Peter Wolf Crier
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Hatched on sleepless nights during the final days of Peter Pisano’s prior band, The Wars Of 1812, Peter Wolf Crier has since evolved from an impromptu one-man recording outlet into a dynamic and rapidly ascendant band. Fleshed out to a proper duo with the addition of drummer/producer Brian Moen for the recording of its frayed-at-the-edges folk-rock debut Inter-Be, the band’s sound continues to swell on sophomore album Garden Of Arms. Eerie wordless vocal harmony stacks, ambient loops, and increasingly propulsive percussion combine on tracks like “Right Away” to set the group far apart from the charming folk-revival pack and lay claim to a strange new world all its own.
Prior to Peter Wolf Crier’s CD-release gig Oct. 27 at Hi-Dive 23, Pisano and Moen talked with The A.V. Club about expectations, Garden Of Arms’ more rocking sound, and how fear of death makes for a powerful muse.
The A.V. Club: Inter-Be was recorded as an after-hours side-project that wouldn’t necessarily ever see the light of day. By contrast, Garden Of Arms was crafted in the wake of signing to an internationally respected and distributed indie label (Jagjaguwar) and touring the world. Did you feel the burden of heightened expectations this time around?
Brian Moen: I was actually excited to go in and record with some level of expectation. I’ve been in a lot of bands over the years, but this is one of the first times that I was actually making a second album. So many bands have that two-year lifespan where you do well enough to make one record, and then things just sort of dissolve. When we were making first album we were really flying blind, but by the time we put out Inter-Be we were already talking about how we wanted to approach this album.
Peter Pisano: In terms of expectations of success or anything like that, none of that has really changed for me between records. I don’t feel like I’m in all that different of a place than I was before making Inter-Be, just because we got signed by Jagjaguwar. It feels exactly the same. I don’t have an abundance of money. I can walk around town freely, and it’s not like anyone’s recognizing me. This interview isn’t for some big cover story. I was just as scared of failing when I made Inter-Be as I am now. [Laughs.] In my head there was just as much to lose if I fell on my face then as there is now.
AVC: Over the course of extensive touring behind Inter-Be, the songs from that album really evolved in a more muscular rock-oriented direction, a shift reflected in Garden Of Arms’ more kinetic and amped-up sound. How did all of that touring influence your headspace when it was time to record once again?
BM: Obviously there was a significant change in our musical identity between records. Peter and I had never played together before when we made that first album. Inter-Be was supposed to be Peter’s solo album that I kind of forced my way into [laughs]. The guitar and vocals were all recorded before there were any drum parts at all, and it was really written with different intention. This new album was created as a two-piece from the get-go, and we knew it was going to be much louder, just because that was the dynamic we found working between the two of us onstage.
PP: For people who haven’t seen us live before and just loved Inter-Be, this record is going to feel like a drastic change coming from out of fucking nowhere. [Laughs.] We were definitely conscious of trying to have some songs and sounds on there that could act as a bridge between the two albums, just because they are so different. A song like “Cut A Hand” was important to us to put on the album particularly for that reason.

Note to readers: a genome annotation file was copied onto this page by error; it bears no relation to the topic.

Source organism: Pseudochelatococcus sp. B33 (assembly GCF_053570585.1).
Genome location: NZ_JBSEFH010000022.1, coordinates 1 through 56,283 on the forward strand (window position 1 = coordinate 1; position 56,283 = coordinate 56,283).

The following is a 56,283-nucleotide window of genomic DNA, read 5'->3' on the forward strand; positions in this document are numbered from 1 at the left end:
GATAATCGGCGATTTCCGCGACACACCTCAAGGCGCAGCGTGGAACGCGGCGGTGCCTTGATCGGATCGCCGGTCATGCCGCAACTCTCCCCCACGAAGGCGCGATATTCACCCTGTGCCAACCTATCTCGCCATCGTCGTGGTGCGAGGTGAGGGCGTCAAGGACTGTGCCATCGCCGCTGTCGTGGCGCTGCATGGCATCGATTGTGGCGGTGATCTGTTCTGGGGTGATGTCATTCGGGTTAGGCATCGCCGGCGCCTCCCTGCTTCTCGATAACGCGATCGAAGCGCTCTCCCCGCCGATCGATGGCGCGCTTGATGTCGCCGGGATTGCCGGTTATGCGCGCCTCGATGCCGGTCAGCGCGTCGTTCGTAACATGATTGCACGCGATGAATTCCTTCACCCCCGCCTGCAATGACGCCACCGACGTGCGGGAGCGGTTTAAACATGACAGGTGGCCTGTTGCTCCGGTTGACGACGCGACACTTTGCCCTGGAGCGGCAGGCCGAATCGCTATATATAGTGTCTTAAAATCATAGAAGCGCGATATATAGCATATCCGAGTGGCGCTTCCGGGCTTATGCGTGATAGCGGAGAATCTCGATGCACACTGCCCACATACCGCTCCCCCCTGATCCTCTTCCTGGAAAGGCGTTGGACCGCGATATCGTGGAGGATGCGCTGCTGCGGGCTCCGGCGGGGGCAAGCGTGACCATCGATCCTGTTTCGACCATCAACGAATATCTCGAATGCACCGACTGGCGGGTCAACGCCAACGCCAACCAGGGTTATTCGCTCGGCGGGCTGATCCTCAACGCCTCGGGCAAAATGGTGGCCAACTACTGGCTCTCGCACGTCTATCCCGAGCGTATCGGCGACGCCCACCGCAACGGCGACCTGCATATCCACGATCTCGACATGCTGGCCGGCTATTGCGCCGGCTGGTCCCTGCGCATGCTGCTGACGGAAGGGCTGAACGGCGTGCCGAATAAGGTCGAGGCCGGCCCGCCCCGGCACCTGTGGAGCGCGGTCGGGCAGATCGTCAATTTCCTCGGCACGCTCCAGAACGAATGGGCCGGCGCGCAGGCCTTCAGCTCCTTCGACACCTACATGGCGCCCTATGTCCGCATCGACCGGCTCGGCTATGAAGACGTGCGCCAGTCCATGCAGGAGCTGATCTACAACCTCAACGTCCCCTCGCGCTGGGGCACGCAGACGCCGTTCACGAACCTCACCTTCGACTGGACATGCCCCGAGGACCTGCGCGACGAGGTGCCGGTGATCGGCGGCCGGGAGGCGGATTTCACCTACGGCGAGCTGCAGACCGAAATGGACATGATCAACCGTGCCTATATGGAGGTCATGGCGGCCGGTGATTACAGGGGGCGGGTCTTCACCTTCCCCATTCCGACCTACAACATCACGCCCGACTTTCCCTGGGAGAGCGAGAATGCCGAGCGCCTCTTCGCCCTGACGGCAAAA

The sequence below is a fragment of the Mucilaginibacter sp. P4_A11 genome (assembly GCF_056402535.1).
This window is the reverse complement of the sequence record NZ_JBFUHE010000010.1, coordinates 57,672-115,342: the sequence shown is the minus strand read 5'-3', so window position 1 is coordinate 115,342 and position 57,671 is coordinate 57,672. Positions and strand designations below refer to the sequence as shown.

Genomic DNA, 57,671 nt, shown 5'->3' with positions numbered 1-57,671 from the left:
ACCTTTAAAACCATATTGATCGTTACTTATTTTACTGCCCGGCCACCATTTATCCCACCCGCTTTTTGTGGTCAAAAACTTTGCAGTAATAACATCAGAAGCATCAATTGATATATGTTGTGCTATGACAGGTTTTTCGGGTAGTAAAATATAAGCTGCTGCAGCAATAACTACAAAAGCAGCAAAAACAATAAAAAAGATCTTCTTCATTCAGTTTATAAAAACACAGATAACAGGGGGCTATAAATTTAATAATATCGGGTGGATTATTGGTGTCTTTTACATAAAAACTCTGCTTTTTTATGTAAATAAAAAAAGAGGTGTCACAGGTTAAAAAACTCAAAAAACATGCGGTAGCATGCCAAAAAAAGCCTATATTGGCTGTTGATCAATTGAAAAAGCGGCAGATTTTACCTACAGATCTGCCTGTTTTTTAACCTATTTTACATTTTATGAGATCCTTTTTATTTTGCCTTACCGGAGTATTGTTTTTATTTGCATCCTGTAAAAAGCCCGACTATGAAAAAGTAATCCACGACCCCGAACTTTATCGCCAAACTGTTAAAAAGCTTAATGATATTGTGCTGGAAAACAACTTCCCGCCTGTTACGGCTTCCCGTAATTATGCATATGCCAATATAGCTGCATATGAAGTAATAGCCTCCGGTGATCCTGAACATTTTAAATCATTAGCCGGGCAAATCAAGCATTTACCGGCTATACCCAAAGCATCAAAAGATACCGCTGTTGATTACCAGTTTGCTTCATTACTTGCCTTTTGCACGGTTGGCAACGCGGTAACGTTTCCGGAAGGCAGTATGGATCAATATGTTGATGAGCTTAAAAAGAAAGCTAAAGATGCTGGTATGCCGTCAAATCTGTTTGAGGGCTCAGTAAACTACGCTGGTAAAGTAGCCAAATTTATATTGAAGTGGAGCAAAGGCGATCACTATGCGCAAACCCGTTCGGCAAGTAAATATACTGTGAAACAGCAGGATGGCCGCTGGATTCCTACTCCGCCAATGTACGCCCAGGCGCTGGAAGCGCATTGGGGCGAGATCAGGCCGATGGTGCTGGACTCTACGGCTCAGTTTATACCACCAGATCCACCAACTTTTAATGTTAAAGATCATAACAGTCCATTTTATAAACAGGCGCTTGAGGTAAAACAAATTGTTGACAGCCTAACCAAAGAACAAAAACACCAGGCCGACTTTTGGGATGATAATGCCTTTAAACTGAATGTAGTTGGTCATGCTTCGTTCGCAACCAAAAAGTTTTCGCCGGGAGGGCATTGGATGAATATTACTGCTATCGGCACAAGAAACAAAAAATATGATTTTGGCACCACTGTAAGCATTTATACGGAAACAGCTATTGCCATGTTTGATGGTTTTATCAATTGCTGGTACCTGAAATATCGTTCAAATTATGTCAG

AVC: While the lyrics on Garden Of Arms are somewhat abstract, they’re obsessed with big issues like death and spirituality that are rarely at the center of most indie-rock material. What inspires you to write a song like “Krishnamurti”? [The song takes its name from the early 20th century Indian philosopher who openly advocated for “psychological revolution.” —ed.]
PP: Every time I write a song, there’s never one starting point; it’s very much a dance between my guitar and voice. The guitar might take the lead, and then the voice follows, and the melody is dancing between it all. I’m hearing a rhythm, and then I’m trying to turn those wordless vocal sounds into words. I end up saying words that fit those sounds. I was writing Garden Of Arms during a period where I was dealing with some anxiety and depression, not that that’s a badge of honor or anything. When you’re dealing with those sorts of issues, it gets difficult to understand yourself, and the art becomes the means of doing so. For me, the songwriting process very much became a mirror in which I saw all these things inside of myself both good and bad and was questioning a lot of my beliefs. If you’re an earnest person going about creating art earnestly, you inevitably end up settling on a few conclusions: I’m afraid of dying; I suffer needlessly; and there are ways in which I can understand the world differently that I have not been given yet that I might need to seek out in order to end my suffering and no longer fear death. That’s what led me to learning about Krishnamurti and wanting to write about him. The lyrics are always a bit vague, because it starts from a non-verbal place and I’m essentially grappling with things that are beyond vocabulary. I definitely don’t want to come across like I’m trying to package some truth for people and tell them how they should see the world.